World Building #3: Rivals
Updated: Mar 4
It has been quite a while since I tackled a World Building post, but with the recent release of Critical Role: Call Of The Netherdeep I found the perfect opportunity to get into doing one! There's a lot to like about this book - it provides an excellent adventure for 3rd level to 12th level players, and fans of the show will enjoy it's Exandrian setting, beginning in Wildemount and transitions to Marquet! Matt Mercer's love of world building certainly shows. Something I've always admired about his games is his ability to craft all of his NPCs with emotional depth and intriguing backstory, and weave them so deftly into his world. Especially his villains.
In Call Of The Netherdeep, a new system is introduced that I found really cool - the Rival system. It gives a little taste into the process of creating a recurring rival or villain NPC that the party will encounter multiple times throughout the story, something that Matt Mercer is famous for. In the examples provided within the book, he refers specifically to an adventuring party that the players will meet over and over. They each have distinct personalities, goals, and motivations. They become stronger in the same way that the party do, and their relationship with the party will change dependant on the way that the party interact with them. I enjoyed reading about this because many adventure modules give no clear indication of an NPC's headspace beyond the moment that the party meet them and perhaps at key moments in the story. A system such as this could certainly contribute to a clearer understanding of an NPC's goals and motivations, and in turn allows for better role-play at the table!
When looking for examples of great rivalries, I once again turn to real-world figures, folklore, myths, and legends as they can be an excellent source of inspiration. Siblings are often fantastic places to start - Romulus and Remus were brothers that had an interesting start in life, ultimately deciding to build the city of Rome but falling out when attempting to agree upon the location. The biblical brothers Cain and Abel, sons of Adam and Eve, competed in their love of God and this culminated in Cain killing Abel because Abel's religious tribute was chosen over his own. My favourite, complex rivalry is found within Odin and Loki's relationship in Norse mythology. They both relied upon each other and had somewhat of a sibling-style connection, but their distrust of each other's intentions grew and spiralled until they became enemies and ended the world to destroy each other. You might also look to Horus and Set of Egyptian mythology for their continued attempts to outdo each other, or the great Greek warriors Achilles and Hector who both were stubborn and prideful in their enmity.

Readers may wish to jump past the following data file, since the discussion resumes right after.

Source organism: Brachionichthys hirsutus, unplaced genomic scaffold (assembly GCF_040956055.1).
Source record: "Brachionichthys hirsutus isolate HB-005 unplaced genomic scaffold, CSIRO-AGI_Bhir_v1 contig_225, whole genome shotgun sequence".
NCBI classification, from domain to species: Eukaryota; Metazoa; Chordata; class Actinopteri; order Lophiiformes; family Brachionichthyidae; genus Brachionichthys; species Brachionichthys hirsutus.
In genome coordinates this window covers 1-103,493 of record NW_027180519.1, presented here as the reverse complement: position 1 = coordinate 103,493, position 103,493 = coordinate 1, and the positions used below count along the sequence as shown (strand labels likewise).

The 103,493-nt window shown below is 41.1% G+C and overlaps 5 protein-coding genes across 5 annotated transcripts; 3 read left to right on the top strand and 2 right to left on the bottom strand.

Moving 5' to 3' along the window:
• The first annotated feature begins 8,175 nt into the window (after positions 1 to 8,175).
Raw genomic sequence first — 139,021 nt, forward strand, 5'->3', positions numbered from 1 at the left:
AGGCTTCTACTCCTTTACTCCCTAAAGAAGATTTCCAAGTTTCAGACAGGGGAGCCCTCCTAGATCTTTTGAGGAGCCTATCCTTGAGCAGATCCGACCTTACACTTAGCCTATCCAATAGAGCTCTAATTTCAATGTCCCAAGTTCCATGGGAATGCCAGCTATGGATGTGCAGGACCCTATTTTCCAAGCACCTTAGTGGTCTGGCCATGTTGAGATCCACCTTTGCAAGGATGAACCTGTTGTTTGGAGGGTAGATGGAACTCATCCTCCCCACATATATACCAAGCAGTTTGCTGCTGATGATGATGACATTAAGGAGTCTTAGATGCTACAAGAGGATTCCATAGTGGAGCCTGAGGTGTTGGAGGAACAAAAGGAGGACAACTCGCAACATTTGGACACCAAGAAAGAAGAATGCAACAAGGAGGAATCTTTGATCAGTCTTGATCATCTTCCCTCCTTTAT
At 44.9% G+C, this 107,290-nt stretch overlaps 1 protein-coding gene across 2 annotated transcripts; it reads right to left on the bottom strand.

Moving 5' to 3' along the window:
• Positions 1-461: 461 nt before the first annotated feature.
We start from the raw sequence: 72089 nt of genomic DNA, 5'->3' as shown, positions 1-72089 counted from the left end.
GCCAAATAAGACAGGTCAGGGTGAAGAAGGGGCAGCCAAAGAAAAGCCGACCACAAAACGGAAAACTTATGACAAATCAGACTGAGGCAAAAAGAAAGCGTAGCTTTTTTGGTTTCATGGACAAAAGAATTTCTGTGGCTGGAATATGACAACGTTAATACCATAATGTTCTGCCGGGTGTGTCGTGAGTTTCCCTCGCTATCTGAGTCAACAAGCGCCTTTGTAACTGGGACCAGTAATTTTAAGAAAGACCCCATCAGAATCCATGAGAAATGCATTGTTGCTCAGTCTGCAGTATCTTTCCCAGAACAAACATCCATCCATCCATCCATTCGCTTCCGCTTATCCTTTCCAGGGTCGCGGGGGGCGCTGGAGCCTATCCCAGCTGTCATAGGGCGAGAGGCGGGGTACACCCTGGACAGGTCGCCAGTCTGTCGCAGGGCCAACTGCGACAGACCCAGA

Modern media also highlights some great rivalry dynamics - it is in fact a key mechanic of the Pokémon games in which the player will often battle their rival repeatedly. In the earlier games the 'rival' in question was antagonistic and hostile, while later on they were encouraging and used the rivalry to motivate their own training and technique. The relationship between Thor and Loki in Marvel Cinematic Universe's is one of rivalry - both thinking that they are a better candidate for the throne of Asgard. I also really love the rivalry between Alexander Hamilton and Aaron Burr in the musical Hamilton, based on their real life rivalry. Many times, a rival can turn into a villain, as happens in Monsters Inc when Randall takes his rivalry with Sulley far too seriously.
What a lot of these examples highlight is the difference between a 'rival' and a 'villain'. A 'villain', or the 'antagonist', is generally the opposite to a heroic character. Whatever the motivations, goals, actions, and methodology are of the hero, the villain will do the opposite. While Batman is steadfast, respectful of the law, and has a very strict moral code you will find that his nemesis the Joker is chaotic, and has no care for morality or law beyond his own amusement. Meanwhile, a rival quite often wants the same as or something similar to the hero but thinks that his own methods in achieving it are far superior or better in some way. This dynamic means that a good 'rival' character will have a lot in common with a party or individual, as well as a lot of differences.
So I'm going to be setting this post out a little differently to my previous two posts on Tricksters and the Moon. I want to provide some good ideas and inspiration that will help you to create your own recurring rivals or recurring villains for your party to meet.
Here are a few things to consider when coming up with some of your own recurring rival ideas!